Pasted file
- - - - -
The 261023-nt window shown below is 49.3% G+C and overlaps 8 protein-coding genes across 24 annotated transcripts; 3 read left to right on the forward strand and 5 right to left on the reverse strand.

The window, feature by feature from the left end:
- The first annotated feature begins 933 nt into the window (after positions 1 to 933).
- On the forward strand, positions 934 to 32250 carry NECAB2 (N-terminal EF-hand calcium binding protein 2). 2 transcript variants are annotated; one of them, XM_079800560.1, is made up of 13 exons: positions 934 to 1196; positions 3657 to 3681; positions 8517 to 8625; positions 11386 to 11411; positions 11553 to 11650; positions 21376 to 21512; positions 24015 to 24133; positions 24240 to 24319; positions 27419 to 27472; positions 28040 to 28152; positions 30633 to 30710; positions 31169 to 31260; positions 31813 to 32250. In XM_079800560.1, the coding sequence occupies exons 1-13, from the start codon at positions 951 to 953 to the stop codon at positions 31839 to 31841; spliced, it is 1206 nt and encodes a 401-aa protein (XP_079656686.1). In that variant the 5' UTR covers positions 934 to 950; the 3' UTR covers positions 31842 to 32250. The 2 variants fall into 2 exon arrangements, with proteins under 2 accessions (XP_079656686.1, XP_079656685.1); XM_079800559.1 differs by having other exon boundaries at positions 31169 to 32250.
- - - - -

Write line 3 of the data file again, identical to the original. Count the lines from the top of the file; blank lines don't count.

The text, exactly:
- The first annotated feature begins 933 nt into the window (after positions 1 to 933).